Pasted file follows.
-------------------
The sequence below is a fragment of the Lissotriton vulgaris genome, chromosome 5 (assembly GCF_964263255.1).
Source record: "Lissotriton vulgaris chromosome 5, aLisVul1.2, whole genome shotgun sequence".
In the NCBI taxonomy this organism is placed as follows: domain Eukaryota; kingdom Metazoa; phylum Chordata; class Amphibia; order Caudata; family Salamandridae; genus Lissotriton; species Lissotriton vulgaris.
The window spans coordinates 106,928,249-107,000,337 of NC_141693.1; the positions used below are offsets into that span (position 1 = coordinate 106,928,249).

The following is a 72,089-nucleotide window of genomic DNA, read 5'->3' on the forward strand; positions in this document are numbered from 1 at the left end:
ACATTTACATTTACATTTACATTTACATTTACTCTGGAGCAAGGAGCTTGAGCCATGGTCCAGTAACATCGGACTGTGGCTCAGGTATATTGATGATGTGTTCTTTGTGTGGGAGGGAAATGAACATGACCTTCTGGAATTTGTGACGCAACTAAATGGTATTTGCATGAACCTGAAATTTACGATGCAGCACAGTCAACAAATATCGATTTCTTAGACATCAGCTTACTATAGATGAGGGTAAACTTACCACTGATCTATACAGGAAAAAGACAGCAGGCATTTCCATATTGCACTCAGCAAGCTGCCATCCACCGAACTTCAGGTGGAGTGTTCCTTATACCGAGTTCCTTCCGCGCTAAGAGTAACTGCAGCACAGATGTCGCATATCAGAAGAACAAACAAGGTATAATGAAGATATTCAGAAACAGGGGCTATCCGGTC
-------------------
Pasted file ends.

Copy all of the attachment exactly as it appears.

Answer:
The sequence below is a fragment of the Lissotriton vulgaris genome, chromosome 5 (assembly GCF_964263255.1).
Source record: "Lissotriton vulgaris chromosome 5, aLisVul1.2, whole genome shotgun sequence".
In the NCBI taxonomy this organism is placed as follows: domain Eukaryota; kingdom Metazoa; phylum Chordata; class Amphibia; order Caudata; family Salamandridae; genus Lissotriton; species Lissotriton vulgaris.
The window spans coordinates 106,928,249-107,000,337 of NC_141693.1; the positions used below are offsets into that span (position 1 = coordinate 106,928,249).

The following is a 72,089-nucleotide window of genomic DNA, read 5'->3' on the forward strand; positions in this document are numbered from 1 at the left end:
ACATTTACATTTACATTTACATTTACATTTACTCTGGAGCAAGGAGCTTGAGCCATGGTCCAGTAACATCGGACTGTGGCTCAGGTATATTGATGATGTGTTCTTTGTGTGGGAGGGAAATGAACATGACCTTCTGGAATTTGTGACGCAACTAAATGGTATTTGCATGAACCTGAAATTTACGATGCAGCACAGTCAACAAATATCGATTTCTTAGACATCAGCTTACTATAGATGAGGGTAAACTTACCACTGATCTATACAGGAAAAAGACAGCAGGCATTTCCATATTGCACTCAGCAAGCTGCCATCCACCGAACTTCAGGTGGAGTGTTCCTTATACCGAGTTCCTTCCGCGCTAAGAGTAACTGCAGCACAGATGTCGCATATCAGAAGAACAAACAAGGTATAATGAAGATATTCAGAAACAGGGGCTATCCGGTC